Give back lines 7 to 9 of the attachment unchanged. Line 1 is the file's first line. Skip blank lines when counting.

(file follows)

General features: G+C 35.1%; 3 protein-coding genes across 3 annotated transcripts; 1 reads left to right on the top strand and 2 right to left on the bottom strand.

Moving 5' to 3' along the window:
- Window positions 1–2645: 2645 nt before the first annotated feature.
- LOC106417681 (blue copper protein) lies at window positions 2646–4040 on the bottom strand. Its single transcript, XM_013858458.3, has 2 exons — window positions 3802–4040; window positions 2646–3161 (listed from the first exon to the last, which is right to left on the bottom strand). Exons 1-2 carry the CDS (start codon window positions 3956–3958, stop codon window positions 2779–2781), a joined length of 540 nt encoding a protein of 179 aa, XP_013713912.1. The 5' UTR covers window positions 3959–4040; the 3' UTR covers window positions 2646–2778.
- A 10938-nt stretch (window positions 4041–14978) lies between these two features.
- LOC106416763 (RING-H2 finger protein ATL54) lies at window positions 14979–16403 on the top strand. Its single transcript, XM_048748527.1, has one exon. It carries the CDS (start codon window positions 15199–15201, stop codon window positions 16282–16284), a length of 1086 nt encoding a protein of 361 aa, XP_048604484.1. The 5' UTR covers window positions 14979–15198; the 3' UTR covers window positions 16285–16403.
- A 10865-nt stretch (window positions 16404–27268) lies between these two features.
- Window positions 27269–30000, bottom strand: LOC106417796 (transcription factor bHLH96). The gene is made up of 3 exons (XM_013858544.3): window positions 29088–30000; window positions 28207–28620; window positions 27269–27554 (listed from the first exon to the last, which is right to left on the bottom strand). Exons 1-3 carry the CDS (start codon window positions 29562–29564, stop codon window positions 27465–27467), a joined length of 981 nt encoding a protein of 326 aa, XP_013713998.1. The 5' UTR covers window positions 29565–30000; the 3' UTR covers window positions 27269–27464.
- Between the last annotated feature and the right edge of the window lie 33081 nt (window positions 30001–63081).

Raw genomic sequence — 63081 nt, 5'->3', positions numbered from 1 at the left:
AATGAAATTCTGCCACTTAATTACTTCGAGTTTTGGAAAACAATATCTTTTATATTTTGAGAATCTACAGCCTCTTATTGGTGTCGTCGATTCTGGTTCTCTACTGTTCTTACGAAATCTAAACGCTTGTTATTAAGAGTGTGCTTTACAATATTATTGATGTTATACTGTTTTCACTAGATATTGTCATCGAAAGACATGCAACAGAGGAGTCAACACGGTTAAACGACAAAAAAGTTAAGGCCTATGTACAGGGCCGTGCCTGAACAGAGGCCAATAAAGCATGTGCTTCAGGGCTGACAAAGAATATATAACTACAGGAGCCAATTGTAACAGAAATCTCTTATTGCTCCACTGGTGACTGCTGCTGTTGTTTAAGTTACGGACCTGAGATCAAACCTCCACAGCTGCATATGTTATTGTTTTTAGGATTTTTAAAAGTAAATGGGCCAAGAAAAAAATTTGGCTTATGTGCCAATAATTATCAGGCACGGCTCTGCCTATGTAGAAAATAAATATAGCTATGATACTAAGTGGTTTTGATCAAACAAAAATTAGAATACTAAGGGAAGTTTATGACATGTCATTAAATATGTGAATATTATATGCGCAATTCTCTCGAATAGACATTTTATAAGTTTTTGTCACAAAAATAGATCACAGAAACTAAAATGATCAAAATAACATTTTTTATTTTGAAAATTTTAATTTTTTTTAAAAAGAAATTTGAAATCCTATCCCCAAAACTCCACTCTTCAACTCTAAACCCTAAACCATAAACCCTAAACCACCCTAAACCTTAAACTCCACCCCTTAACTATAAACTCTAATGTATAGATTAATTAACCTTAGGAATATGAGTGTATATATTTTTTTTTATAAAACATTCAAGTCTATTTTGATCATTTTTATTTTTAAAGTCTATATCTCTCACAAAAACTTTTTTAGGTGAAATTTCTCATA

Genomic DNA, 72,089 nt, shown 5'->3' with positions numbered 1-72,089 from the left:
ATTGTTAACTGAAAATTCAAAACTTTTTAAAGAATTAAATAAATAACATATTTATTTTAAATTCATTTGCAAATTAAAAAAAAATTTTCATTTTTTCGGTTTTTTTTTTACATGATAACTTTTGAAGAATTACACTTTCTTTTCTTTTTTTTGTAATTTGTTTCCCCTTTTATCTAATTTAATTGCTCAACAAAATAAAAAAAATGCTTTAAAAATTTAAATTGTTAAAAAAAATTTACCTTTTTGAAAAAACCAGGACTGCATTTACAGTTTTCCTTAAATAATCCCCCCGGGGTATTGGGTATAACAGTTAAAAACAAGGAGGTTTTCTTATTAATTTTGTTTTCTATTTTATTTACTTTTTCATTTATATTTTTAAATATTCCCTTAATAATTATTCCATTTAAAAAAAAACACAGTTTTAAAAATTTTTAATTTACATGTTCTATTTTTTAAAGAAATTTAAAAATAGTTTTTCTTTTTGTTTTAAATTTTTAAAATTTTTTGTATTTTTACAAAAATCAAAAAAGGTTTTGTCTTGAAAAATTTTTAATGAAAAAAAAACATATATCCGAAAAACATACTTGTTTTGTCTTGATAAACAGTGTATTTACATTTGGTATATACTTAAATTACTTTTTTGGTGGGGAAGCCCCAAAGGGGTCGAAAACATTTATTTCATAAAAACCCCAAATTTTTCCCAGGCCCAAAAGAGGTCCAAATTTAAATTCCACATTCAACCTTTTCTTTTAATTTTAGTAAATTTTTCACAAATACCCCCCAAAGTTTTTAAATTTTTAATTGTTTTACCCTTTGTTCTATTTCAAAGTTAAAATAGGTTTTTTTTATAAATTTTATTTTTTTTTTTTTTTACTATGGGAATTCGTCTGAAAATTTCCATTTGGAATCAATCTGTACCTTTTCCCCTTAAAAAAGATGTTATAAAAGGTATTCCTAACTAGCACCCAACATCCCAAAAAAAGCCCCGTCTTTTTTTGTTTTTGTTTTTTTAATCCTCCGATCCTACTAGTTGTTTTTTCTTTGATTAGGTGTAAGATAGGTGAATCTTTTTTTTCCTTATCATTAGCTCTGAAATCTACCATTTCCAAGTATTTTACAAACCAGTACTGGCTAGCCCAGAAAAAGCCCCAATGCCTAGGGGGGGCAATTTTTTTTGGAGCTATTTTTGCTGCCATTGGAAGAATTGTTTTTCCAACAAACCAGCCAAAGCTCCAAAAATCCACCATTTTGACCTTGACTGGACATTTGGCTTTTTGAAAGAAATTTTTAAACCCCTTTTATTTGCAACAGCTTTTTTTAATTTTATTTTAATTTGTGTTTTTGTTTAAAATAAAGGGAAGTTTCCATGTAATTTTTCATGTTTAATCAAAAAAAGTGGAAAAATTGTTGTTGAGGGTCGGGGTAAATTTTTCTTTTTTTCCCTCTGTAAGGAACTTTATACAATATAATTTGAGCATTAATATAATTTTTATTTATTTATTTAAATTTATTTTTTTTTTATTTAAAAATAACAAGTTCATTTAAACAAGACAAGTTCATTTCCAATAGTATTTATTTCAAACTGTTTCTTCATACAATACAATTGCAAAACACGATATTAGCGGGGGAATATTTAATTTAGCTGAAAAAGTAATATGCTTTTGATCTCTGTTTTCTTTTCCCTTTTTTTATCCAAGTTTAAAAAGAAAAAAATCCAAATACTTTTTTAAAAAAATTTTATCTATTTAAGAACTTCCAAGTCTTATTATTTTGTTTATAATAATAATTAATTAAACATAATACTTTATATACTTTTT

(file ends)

- A 10865-nt stretch (window positions 16404–27268) lies between these two features.
- Window positions 27269–30000, bottom strand: LOC106417796 (transcription factor bHLH96). The gene is made up of 3 exons (XM_013858544.3): window positions 29088–30000; window positions 28207–28620; window positions 27269–27554 (listed from the first exon to the last, which is right to left on the bottom strand). Exons 1-3 carry the CDS (start codon window positions 29562–29564, stop codon window positions 27465–27467), a joined length of 981 nt encoding a protein of 326 aa, XP_013713998.1. The 5' UTR covers window positions 29565–30000; the 3' UTR covers window positions 27269–27464.
- Between the last annotated feature and the right edge of the window lie 33081 nt (window positions 30001–63081).